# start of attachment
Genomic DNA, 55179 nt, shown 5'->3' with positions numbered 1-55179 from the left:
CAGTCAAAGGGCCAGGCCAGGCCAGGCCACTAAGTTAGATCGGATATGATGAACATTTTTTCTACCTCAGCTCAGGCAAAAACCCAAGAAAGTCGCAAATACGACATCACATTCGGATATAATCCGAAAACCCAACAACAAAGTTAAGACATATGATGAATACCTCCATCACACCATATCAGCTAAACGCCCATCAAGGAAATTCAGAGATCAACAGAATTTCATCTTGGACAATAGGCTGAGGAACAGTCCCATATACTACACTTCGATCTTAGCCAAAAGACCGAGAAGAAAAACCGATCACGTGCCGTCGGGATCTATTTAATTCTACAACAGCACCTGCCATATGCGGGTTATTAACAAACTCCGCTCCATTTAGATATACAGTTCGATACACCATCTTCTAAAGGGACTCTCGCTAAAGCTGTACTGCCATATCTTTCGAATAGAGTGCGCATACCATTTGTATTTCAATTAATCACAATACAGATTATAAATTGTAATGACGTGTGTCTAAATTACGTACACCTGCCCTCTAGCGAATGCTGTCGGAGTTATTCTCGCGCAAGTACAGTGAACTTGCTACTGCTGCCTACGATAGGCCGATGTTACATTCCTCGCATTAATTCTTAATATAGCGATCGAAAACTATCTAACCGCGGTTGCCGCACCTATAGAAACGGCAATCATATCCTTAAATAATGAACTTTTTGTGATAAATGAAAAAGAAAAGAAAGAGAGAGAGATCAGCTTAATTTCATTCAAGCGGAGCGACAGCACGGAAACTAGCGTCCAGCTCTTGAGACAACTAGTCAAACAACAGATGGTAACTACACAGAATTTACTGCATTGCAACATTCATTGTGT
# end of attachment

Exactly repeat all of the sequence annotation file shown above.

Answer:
Genomic DNA, 55179 nt, shown 5'->3' with positions numbered 1-55179 from the left:
CAGTCAAAGGGCCAGGCCAGGCCAGGCCACTAAGTTAGATCGGATATGATGAACATTTTTTCTACCTCAGCTCAGGCAAAAACCCAAGAAAGTCGCAAATACGACATCACATTCGGATATAATCCGAAAACCCAACAACAAAGTTAAGACATATGATGAATACCTCCATCACACCATATCAGCTAAACGCCCATCAAGGAAATTCAGAGATCAACAGAATTTCATCTTGGACAATAGGCTGAGGAACAGTCCCATATACTACACTTCGATCTTAGCCAAAAGACCGAGAAGAAAAACCGATCACGTGCCGTCGGGATCTATTTAATTCTACAACAGCACCTGCCATATGCGGGTTATTAACAAACTCCGCTCCATTTAGATATACAGTTCGATACACCATCTTCTAAAGGGACTCTCGCTAAAGCTGTACTGCCATATCTTTCGAATAGAGTGCGCATACCATTTGTATTTCAATTAATCACAATACAGATTATAAATTGTAATGACGTGTGTCTAAATTACGTACACCTGCCCTCTAGCGAATGCTGTCGGAGTTATTCTCGCGCAAGTACAGTGAACTTGCTACTGCTGCCTACGATAGGCCGATGTTACATTCCTCGCATTAATTCTTAATATAGCGATCGAAAACTATCTAACCGCGGTTGCCGCACCTATAGAAACGGCAATCATATCCTTAAATAATGAACTTTTTGTGATAAATGAAAAAGAAAAGAAAGAGAGAGAGATCAGCTTAATTTCATTCAAGCGGAGCGACAGCACGGAAACTAGCGTCCAGCTCTTGAGACAACTAGTCAAACAACAGATGGTAACTACACAGAATTTACTGCATTGCAACATTCATTGTGT